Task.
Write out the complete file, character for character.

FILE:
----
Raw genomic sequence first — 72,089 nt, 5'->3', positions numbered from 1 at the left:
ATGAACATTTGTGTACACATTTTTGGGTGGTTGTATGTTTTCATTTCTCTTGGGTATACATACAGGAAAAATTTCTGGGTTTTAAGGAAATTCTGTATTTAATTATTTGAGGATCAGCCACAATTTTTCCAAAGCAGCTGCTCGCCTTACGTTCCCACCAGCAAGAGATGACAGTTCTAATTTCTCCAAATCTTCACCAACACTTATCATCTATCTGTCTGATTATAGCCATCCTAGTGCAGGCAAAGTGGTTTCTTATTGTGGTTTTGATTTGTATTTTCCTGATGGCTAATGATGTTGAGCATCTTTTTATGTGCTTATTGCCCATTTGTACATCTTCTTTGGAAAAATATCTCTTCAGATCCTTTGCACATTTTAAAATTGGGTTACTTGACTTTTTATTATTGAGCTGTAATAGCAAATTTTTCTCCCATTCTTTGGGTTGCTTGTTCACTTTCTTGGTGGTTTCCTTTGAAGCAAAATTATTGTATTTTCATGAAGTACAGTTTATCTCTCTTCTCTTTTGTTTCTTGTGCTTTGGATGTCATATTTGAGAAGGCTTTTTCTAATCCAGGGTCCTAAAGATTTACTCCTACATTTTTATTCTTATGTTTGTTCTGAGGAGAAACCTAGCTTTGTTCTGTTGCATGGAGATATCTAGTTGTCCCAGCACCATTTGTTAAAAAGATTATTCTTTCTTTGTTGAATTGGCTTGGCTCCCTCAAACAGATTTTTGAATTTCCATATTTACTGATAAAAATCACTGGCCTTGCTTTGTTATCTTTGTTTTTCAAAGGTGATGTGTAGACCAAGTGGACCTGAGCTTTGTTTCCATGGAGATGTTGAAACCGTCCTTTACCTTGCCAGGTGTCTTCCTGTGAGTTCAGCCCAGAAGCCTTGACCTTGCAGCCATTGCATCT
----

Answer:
Raw genomic sequence first — 72,089 nt, 5'->3', positions numbered from 1 at the left:
ATGAACATTTGTGTACACATTTTTGGGTGGTTGTATGTTTTCATTTCTCTTGGGTATACATACAGGAAAAATTTCTGGGTTTTAAGGAAATTCTGTATTTAATTATTTGAGGATCAGCCACAATTTTTCCAAAGCAGCTGCTCGCCTTACGTTCCCACCAGCAAGAGATGACAGTTCTAATTTCTCCAAATCTTCACCAACACTTATCATCTATCTGTCTGATTATAGCCATCCTAGTGCAGGCAAAGTGGTTTCTTATTGTGGTTTTGATTTGTATTTTCCTGATGGCTAATGATGTTGAGCATCTTTTTATGTGCTTATTGCCCATTTGTACATCTTCTTTGGAAAAATATCTCTTCAGATCCTTTGCACATTTTAAAATTGGGTTACTTGACTTTTTATTATTGAGCTGTAATAGCAAATTTTTCTCCCATTCTTTGGGTTGCTTGTTCACTTTCTTGGTGGTTTCCTTTGAAGCAAAATTATTGTATTTTCATGAAGTACAGTTTATCTCTCTTCTCTTTTGTTTCTTGTGCTTTGGATGTCATATTTGAGAAGGCTTTTTCTAATCCAGGGTCCTAAAGATTTACTCCTACATTTTTATTCTTATGTTTGTTCTGAGGAGAAACCTAGCTTTGTTCTGTTGCATGGAGATATCTAGTTGTCCCAGCACCATTTGTTAAAAAGATTATTCTTTCTTTGTTGAATTGGCTTGGCTCCCTCAAACAGATTTTTGAATTTCCATATTTACTGATAAAAATCACTGGCCTTGCTTTGTTATCTTTGTTTTTCAAAGGTGATGTGTAGACCAAGTGGACCTGAGCTTTGTTTCCATGGAGATGTTGAAACCGTCCTTTACCTTGCCAGGTGTCTTCCTGTGAGTTCAGCCCAGAAGCCTTGACCTTGCAGCCATTGCATCT